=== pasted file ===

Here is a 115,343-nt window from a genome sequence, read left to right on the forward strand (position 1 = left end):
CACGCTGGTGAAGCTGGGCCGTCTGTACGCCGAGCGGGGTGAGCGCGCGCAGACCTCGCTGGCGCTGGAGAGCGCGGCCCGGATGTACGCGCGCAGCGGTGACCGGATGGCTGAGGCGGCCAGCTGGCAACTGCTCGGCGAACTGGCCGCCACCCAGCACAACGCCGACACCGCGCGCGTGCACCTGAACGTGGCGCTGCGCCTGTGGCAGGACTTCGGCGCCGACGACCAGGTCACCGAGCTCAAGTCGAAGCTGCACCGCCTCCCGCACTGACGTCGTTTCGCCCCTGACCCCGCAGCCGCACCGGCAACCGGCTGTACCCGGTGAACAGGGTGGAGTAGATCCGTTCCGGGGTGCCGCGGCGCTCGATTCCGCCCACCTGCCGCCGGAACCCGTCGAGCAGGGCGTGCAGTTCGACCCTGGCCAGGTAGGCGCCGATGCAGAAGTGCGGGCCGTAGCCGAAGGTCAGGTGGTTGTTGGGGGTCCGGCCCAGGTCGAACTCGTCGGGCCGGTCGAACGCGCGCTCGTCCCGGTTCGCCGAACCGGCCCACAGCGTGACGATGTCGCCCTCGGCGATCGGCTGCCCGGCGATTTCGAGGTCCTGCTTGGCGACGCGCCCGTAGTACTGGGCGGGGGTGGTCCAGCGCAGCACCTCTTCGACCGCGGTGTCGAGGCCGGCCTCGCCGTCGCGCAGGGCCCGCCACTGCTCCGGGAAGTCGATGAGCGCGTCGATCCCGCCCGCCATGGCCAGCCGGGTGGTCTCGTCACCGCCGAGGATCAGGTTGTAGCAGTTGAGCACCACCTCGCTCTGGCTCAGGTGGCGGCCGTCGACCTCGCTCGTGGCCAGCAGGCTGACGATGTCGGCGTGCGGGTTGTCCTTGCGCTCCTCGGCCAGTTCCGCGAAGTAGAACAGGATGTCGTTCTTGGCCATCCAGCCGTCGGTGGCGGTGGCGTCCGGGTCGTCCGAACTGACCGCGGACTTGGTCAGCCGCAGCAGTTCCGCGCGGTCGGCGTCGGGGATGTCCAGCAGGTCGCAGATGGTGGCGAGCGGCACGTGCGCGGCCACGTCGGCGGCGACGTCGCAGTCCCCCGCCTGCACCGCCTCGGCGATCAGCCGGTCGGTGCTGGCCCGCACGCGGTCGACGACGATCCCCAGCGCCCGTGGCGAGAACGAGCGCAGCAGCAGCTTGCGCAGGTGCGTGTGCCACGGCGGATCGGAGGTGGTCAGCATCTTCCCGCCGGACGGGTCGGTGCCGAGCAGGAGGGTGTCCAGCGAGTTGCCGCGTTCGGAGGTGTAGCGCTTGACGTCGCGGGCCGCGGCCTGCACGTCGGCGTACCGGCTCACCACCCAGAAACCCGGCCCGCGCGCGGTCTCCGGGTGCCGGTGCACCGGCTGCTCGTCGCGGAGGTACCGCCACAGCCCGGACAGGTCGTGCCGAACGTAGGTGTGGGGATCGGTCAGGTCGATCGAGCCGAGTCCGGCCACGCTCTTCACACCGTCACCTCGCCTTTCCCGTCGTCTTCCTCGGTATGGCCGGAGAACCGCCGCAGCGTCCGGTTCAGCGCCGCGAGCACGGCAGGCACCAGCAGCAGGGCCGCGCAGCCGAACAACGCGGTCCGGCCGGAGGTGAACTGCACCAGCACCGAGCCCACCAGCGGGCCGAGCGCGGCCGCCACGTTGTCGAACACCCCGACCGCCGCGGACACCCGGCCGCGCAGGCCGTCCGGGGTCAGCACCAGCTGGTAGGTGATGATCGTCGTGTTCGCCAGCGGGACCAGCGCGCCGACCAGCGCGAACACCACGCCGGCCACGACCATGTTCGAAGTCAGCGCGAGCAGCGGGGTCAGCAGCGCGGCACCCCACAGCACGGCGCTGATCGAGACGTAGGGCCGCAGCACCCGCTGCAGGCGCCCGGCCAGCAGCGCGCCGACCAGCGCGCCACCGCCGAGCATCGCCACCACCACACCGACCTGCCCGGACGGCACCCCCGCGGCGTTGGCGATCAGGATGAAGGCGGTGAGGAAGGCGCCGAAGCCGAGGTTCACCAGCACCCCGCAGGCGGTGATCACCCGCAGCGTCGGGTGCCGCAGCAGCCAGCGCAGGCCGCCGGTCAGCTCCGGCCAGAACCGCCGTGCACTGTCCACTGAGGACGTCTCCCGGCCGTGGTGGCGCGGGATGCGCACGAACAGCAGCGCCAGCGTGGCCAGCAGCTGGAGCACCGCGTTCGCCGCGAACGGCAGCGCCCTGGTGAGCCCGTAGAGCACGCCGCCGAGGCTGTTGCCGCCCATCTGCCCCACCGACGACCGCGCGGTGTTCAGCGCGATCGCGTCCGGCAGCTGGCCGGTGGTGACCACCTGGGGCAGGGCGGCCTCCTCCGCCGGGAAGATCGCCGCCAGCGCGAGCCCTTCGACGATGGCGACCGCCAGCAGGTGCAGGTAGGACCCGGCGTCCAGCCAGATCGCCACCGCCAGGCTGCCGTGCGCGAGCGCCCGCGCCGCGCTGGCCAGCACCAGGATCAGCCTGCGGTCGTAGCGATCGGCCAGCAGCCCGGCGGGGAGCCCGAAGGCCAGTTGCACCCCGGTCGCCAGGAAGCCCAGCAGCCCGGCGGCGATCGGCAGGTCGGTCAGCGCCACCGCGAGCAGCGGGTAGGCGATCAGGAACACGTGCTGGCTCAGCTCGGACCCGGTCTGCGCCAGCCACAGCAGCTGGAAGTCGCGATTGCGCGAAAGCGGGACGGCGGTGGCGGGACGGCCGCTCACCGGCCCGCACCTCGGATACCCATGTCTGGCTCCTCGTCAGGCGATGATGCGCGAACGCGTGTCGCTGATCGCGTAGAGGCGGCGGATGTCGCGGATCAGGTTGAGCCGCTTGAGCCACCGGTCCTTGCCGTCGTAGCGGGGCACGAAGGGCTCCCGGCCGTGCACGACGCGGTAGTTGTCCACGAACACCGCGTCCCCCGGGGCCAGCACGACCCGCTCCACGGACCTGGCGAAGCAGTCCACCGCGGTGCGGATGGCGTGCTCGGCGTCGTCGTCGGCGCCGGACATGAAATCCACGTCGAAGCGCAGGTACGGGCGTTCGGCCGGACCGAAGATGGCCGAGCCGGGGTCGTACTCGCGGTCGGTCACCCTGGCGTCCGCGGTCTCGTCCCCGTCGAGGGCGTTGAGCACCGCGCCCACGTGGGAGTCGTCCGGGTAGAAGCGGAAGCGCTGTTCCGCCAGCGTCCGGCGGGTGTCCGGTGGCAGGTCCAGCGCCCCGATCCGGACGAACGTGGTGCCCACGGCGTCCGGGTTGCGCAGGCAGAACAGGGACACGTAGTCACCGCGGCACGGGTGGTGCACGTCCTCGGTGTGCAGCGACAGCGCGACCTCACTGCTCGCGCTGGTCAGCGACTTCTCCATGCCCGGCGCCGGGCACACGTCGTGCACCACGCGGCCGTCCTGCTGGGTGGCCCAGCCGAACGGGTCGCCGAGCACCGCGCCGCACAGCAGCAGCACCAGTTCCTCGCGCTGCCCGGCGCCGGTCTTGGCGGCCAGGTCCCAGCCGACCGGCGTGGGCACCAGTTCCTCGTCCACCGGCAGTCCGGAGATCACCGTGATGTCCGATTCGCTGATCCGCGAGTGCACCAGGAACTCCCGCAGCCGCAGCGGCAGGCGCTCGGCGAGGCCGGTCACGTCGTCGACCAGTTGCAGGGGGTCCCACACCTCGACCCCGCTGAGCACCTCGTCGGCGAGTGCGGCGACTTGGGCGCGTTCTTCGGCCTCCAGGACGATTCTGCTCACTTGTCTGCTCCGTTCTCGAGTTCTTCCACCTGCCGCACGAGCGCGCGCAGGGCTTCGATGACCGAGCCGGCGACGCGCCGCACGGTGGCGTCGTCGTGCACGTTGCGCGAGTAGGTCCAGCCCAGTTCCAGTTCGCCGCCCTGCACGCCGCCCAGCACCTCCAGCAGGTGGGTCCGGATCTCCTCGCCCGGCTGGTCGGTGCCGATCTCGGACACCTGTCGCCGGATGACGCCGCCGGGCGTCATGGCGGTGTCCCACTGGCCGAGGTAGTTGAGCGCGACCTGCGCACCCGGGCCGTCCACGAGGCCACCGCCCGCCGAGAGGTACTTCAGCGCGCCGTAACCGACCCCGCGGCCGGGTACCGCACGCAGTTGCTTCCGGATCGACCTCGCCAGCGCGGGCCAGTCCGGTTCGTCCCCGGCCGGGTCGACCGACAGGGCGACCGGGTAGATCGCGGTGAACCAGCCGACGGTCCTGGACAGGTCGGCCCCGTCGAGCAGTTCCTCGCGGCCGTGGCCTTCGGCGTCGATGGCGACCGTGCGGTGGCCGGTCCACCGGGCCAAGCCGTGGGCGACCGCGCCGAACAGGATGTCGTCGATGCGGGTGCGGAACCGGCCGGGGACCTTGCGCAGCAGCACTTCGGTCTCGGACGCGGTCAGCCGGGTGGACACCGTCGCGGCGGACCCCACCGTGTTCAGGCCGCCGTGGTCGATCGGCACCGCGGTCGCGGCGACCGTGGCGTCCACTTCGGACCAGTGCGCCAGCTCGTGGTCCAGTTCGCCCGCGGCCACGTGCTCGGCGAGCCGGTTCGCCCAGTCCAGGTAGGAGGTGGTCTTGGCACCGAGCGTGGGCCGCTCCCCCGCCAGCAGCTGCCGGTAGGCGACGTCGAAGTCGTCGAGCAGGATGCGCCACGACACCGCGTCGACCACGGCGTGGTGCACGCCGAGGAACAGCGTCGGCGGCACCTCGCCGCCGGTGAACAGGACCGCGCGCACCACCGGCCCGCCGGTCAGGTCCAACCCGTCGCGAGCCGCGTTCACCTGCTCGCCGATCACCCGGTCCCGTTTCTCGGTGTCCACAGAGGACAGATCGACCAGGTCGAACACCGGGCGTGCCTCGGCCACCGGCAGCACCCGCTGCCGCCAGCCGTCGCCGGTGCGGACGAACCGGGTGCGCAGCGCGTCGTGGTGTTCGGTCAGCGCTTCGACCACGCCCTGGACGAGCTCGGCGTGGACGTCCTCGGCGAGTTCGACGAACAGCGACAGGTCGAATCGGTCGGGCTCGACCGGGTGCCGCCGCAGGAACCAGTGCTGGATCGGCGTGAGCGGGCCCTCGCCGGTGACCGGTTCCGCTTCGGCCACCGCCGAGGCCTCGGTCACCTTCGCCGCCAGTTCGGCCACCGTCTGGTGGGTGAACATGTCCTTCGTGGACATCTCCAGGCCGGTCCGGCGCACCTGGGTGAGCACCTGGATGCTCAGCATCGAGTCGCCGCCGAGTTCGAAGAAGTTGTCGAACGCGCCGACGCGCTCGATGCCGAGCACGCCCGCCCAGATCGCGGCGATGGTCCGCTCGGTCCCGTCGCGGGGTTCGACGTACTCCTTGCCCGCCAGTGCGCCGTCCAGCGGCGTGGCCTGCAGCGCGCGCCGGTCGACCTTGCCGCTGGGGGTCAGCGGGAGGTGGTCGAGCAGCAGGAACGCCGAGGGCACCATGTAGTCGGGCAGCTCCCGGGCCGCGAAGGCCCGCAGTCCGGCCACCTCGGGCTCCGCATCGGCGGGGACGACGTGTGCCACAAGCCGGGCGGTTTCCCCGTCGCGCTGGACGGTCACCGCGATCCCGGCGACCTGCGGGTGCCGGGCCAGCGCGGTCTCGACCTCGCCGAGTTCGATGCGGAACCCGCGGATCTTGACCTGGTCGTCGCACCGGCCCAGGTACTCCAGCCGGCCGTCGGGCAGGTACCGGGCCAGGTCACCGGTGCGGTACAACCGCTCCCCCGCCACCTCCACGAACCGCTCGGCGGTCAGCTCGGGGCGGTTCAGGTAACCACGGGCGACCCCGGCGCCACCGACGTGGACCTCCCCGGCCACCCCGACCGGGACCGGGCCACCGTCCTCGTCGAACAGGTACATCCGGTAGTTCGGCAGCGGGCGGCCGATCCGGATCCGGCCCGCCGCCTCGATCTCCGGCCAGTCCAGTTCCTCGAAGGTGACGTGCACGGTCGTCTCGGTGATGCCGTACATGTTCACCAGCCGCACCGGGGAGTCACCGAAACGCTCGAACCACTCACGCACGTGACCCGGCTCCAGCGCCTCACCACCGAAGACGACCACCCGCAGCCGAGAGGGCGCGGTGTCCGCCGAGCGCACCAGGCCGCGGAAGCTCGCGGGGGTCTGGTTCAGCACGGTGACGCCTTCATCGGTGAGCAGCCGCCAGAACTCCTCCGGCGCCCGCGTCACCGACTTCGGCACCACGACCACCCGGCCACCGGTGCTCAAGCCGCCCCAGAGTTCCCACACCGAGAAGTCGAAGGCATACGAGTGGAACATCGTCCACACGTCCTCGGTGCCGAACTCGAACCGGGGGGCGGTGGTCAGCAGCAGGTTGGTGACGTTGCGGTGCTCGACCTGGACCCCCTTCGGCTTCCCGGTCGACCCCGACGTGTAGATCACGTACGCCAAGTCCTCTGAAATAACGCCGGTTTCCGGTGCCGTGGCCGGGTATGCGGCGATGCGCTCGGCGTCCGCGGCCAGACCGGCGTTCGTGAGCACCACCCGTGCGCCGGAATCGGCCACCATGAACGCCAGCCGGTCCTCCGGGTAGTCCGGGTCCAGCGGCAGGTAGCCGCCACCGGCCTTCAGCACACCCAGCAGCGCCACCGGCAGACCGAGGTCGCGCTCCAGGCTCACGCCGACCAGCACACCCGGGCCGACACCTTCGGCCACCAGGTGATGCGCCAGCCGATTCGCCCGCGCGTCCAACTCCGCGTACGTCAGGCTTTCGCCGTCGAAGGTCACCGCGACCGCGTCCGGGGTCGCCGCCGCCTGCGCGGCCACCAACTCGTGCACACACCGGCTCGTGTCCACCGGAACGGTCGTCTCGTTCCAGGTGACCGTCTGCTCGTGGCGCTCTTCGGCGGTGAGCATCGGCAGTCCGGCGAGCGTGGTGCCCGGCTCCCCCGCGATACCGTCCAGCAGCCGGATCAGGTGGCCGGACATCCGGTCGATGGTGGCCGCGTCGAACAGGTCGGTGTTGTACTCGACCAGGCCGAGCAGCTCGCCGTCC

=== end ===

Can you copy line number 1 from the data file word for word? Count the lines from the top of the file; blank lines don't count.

Here is a 115,343-nt window from a genome sequence, read left to right on the forward strand (position 1 = left end):